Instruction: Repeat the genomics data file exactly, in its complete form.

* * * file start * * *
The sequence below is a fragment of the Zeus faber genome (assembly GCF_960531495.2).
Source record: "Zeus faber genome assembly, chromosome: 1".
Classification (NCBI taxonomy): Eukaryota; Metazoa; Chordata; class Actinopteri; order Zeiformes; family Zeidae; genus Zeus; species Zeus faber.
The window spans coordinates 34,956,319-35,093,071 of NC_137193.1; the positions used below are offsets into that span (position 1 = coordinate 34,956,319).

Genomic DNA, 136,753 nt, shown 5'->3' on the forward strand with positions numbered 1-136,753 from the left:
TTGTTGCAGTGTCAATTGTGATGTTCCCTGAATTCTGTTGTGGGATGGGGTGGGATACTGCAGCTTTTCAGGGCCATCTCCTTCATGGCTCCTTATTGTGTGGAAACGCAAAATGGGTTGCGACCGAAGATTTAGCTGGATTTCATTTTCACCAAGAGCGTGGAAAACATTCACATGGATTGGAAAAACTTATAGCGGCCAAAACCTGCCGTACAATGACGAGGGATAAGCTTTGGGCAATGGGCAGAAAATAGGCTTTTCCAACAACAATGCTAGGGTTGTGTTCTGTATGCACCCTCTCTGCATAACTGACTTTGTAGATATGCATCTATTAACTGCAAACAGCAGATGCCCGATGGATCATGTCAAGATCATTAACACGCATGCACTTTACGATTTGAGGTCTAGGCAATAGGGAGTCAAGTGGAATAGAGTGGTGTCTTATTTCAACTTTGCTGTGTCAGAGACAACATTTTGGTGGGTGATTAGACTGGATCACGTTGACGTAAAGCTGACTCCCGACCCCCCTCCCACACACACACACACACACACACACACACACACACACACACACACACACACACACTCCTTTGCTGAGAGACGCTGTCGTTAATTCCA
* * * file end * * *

The sequence below is a fragment of the Zeus faber genome (assembly GCF_960531495.2).
Source record: "Zeus faber genome assembly, chromosome: 1".
Classification (NCBI taxonomy): Eukaryota; Metazoa; Chordata; class Actinopteri; order Zeiformes; family Zeidae; genus Zeus; species Zeus faber.
The window spans coordinates 34,956,319-35,093,071 of NC_137193.1; the positions used below are offsets into that span (position 1 = coordinate 34,956,319).

Genomic DNA, 136,753 nt, shown 5'->3' on the forward strand with positions numbered 1-136,753 from the left:
TTGTTGCAGTGTCAATTGTGATGTTCCCTGAATTCTGTTGTGGGATGGGGTGGGATACTGCAGCTTTTCAGGGCCATCTCCTTCATGGCTCCTTATTGTGTGGAAACGCAAAATGGGTTGCGACCGAAGATTTAGCTGGATTTCATTTTCACCAAGAGCGTGGAAAACATTCACATGGATTGGAAAAACTTATAGCGGCCAAAACCTGCCGTACAATGACGAGGGATAAGCTTTGGGCAATGGGCAGAAAATAGGCTTTTCCAACAACAATGCTAGGGTTGTGTTCTGTATGCACCCTCTCTGCATAACTGACTTTGTAGATATGCATCTATTAACTGCAAACAGCAGATGCCCGATGGATCATGTCAAGATCATTAACACGCATGCACTTTACGATTTGAGGTCTAGGCAATAGGGAGTCAAGTGGAATAGAGTGGTGTCTTATTTCAACTTTGCTGTGTCAGAGACAACATTTTGGTGGGTGATTAGACTGGATCACGTTGACGTAAAGCTGACTCCCGACCCCCCTCCCACACACACACACACACACACACACACACACACACACACACACACACACACACACTCCTTTGCTGAGAGACGCTGTCGTTAATTCCA